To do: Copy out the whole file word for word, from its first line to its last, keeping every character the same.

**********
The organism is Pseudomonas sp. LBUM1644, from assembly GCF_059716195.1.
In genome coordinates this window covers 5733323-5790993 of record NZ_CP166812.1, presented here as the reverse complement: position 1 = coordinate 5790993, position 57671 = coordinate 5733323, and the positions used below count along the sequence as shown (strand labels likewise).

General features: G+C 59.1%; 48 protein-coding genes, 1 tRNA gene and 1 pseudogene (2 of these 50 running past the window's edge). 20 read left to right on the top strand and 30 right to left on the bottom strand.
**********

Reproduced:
The organism is Pseudomonas sp. LBUM1644, from assembly GCF_059716195.1.
In genome coordinates this window covers 5733323-5790993 of record NZ_CP166812.1, presented here as the reverse complement: position 1 = coordinate 5790993, position 57671 = coordinate 5733323, and the positions used below count along the sequence as shown (strand labels likewise).

General features: G+C 59.1%; 48 protein-coding genes, 1 tRNA gene and 1 pseudogene (2 of these 50 running past the window's edge). 20 read left to right on the top strand and 30 right to left on the bottom strand.